One could say that Deng Xiaoping’s economic reforms have been astoundingly successful as China reportedly churns out one billionaire every five days, a product of the privatisation wave that took place in the 1980s.
But high-net-worth businessmen are running into the problem of reluctant heirs and devising a number of solutions for wealth planning after the intergenerational transfer.
‘The next generation works for private equity firms and big banks of the world and when they come out, they want to start their own businesses of managing private funds,’ said Roger King.
‘These are often the ones who don’t want to take on the family business,’ the founder and director of Tanoto Center for Asian Family Business and Entrepreneurship Studies at Hong Kong University of Science and Technology told Citywire Asia.
There is an emerging trend of private funds, which includes wealth from the family and close friends, among wealthy Chinese families as they sell off businesses, and many of which are in ‘sunset industries’ in the manufacturing sector.
‘The young generation went overseas to study. So many have learnt new skill-sets and many would like to start their own businesses rather than move into what is in their eyes, perhaps, very traditional businesses,’ King said.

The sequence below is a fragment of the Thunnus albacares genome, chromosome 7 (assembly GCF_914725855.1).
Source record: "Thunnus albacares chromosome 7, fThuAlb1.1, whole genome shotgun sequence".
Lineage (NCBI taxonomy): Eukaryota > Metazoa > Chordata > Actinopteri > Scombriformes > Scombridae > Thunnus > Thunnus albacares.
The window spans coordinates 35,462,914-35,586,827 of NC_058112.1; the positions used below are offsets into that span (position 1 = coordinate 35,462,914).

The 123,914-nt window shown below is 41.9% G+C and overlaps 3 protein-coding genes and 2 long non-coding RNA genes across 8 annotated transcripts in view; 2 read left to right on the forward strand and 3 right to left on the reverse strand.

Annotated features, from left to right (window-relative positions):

As an extension, some Chinese families are also putting together small funds for their children as seed capital in cases where the children have a passion for a certain field or want to start their own businesses.
‘We also suggest that the parents have ownership in it so the individual gets family support. That’s financial capital from the family; human capital where some family members can help; and social capital relationships that leverage off the family,’ he added.
Both kinds of funds are usually managed within a family office structure, which are mostly informal among Chinese families, which own 90% of the 21.6 million private businesses.
Currently, what is called the ‘family office’ focuses on asset management but as the Western educated next generation takes over, there is growing popularity of proper governance structures such as assemblies and constitutions.
King would like to see the services expanded to include concierge services, such as planning family events.
A 2016 PwC Global Family Business Survey found that only 10% of the family businesses in China and Hong Kong have a robust, documented and communicated succession plan in place. And many issues facing these family businesses boil down to the lack of strategic planning in managing both the family and business.
‘For those businesses that will pass the mantle to the younger generation, ownership pruning and diversification are key,’ King said.
In the past, families were passing on wealth to sons in equal proportions, leading to too many owners and, hence big conflicts.
However, a study by HKUST found that the successful businesses that have survived three generations usually prune the ownership down to a single entity or individual and simplify the ownership structure.
Singapore’s Eu Yan Sang family and Hong Kong’s Fung Group have survived 100 years of business by reportedly reducing the number of family owners and senior managers.
‘They also have to think of the original business and diversify into other fields because many of the original businesses could be classified as sunset industries.
‘For example, China’s Lee Kum Kee started out with sauce. But today their traditional Chinese medicine business is better known than their sauce business,’ King concluded.